Tuesday, May 5, 2009

Corona Extra (2009 original review)

   AROMA 5/10   APPEARANCE 3/5   TASTE 5/10   PALATE 4/5   OVERALL 11/20
Chad9976 (744) - Albany, New York, USA - FEB 23, 2010
 Corona is a difficult beer to honestly review. It’s usually drunk straight from the bottle with a piece of lime wedged into the neck. So if I drink it this way am I truly reviewing Corona or a lime with beer wrapped around it?

I think the only way to honestly critique this beer is to drink it both traditionally (i.e. poured into a pint glass sans fruit) and in the pop culture fashion and base my final decision on an average between the two.


If poured into a pint glass, Corona Extra flows smoothly to form a crystal-clear, straw-colored body with massive amounts of carbonation evident. What miniscule amount of head it produces quickly fizzles away. And for a beer packaged in the clearest of bottles, it is surprising the scent is not skunky. Not that the actual aroma is much better as it’s rife with grain and corn and maybe even a little metallic.


I’m not sure how Corona Extra came to have the reputation that it must be drank from the bottle with a lime. Is this a marketing gimmick on the brewer’s part? If so, it’s almost difficult to believe since the lime must be purchases separately (and the brewery makes no money off the sales of limes). However, in a way this is understandable since in Mexico and many Latin American countries, many different foods and drinks are served with lime and lime flavoring.

If drank “naked” (that is, the beer itself), Corona has a taste reminiscent of many American macro lagers but blander. A thin, crisp, watery body is immediately evident followed by a taste of grain and toasted corn. No hops or malts are noticeable, in fact, the beer has almost something of a salty taste. It’s actually reminiscent of those European green bottle pilsners, but with even less flavor.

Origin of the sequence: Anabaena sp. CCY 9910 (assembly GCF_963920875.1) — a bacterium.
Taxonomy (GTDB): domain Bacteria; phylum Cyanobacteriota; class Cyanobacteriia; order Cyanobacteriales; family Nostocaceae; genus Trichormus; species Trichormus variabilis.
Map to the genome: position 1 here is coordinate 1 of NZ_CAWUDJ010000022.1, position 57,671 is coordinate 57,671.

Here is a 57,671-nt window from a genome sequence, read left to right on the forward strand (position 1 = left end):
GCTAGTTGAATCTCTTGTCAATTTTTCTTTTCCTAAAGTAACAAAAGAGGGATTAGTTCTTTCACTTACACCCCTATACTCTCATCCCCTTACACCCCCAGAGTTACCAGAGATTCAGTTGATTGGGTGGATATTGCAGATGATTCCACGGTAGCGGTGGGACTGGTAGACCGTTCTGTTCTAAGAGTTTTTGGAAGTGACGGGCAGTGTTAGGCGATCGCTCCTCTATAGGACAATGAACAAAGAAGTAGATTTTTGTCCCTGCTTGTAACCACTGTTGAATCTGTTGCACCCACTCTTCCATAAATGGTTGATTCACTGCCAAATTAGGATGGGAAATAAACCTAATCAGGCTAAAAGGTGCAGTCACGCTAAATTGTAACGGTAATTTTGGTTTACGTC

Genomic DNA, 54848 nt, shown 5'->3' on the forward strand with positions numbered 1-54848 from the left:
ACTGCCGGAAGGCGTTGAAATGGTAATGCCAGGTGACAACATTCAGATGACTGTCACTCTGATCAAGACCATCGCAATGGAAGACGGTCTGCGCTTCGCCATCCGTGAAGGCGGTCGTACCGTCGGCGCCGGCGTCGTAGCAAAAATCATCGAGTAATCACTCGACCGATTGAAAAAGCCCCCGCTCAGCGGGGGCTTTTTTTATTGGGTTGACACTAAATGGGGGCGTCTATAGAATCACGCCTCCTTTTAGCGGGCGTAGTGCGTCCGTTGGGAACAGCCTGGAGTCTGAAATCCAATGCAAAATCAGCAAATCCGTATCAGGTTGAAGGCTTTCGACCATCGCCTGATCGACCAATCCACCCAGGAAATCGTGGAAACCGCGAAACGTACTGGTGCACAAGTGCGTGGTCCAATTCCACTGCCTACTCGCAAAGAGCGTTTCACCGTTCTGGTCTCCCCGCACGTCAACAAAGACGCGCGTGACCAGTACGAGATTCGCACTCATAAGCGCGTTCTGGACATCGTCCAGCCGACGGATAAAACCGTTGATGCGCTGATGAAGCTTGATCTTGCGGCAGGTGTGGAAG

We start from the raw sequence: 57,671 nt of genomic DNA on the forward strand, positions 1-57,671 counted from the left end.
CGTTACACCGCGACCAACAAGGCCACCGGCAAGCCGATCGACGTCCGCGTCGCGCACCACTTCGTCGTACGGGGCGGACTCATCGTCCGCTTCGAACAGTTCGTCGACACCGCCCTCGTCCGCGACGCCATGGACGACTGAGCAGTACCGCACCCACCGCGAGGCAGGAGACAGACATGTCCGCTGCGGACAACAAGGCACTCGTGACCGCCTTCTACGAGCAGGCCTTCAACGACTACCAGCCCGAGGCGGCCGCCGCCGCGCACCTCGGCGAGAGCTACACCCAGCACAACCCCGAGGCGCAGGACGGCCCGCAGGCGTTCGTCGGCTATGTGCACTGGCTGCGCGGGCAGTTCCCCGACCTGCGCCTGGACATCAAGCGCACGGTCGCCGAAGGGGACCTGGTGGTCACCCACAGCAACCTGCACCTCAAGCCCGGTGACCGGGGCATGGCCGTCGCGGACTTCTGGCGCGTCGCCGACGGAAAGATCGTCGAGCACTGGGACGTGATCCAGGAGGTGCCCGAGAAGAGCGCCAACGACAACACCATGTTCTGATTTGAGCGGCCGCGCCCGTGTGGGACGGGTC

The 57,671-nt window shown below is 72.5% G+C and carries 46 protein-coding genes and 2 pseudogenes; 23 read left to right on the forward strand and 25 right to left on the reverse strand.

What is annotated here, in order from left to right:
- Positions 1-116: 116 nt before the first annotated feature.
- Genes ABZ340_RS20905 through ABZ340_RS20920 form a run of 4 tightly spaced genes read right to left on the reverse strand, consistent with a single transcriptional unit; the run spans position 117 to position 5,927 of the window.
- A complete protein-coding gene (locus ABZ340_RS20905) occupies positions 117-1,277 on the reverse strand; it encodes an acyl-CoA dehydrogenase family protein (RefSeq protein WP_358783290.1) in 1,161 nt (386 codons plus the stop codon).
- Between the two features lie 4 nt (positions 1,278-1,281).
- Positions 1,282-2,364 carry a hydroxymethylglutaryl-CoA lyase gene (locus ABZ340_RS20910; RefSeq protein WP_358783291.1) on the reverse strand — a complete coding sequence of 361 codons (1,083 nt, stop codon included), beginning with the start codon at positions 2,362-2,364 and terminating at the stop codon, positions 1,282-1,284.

If drank the way it’s served at bars, restaurants and parties with a wedge of lime in the neck, Corona suddenly takes on a new identity. Of course, I find it to taste like lime-flavored carbonated water. This isn’t surprisingly considering how watery the body of the beer itself is and adding a lime to it certainly does not add to the authenticity (quite the opposite, actually). It does have a crisp, tart finish which is quite appealing, but again, this is due to the fact the majority of the taste is nothing but lime juice and pulp.


For such a watered-down beer, Corona Extra is not quite a smooth as you might think. While it is highly carbonated, the mouthfeel isn’t quite as intense as other cheap pale lagers of the style. With the addition of lime, it takes on a juice-like quality making it almost thirst-quenching.


Like all the major macro lagers, Corona’s statistics are perfectly average at 146 calories and an alcohol content of 4.6% by volume. This beer is generally known as being quite versatile as it can be enjoyed on its own (and usually in copious amounts) at parties and other social gatherings and/or accompanying a meal (especially Mexican fare) and of course on its own as a session beer. It never seems filling in the least and does not overwhelm the drinker unless consumed en masse (which it usually is).


While I found Corona Extra to be a very drinkable beer and appreciate its ability to multi-task, I just don’t see what the appeal is. There’s very little difference between this and an American macro lager in all aspects. Plus the fact it’s more expensive and requires the additional purchase of a lime from the produce department makes it entirely too gimmicky. It definitely is easy to drink, but it just doesn’t have the makings of a truly good beer. 
 Grade: 4/10

NOTE: Read and watch my 2014 re-review here: http://www.chadzbeerreviews.com/2014/02/corona-extra-2014-re-review.html

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